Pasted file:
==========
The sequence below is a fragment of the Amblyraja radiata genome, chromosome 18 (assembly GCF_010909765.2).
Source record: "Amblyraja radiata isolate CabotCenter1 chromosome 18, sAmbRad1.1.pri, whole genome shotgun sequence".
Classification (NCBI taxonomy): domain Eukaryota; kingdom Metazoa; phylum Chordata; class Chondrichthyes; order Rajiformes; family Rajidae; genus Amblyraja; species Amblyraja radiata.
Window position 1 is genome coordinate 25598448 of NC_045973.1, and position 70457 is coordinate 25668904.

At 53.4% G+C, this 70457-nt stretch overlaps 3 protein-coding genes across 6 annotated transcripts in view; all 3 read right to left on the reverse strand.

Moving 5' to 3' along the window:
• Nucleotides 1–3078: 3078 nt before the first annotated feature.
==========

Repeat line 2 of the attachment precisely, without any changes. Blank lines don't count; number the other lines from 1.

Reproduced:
Source record: "Amblyraja radiata isolate CabotCenter1 chromosome 18, sAmbRad1.1.pri, whole genome shotgun sequence".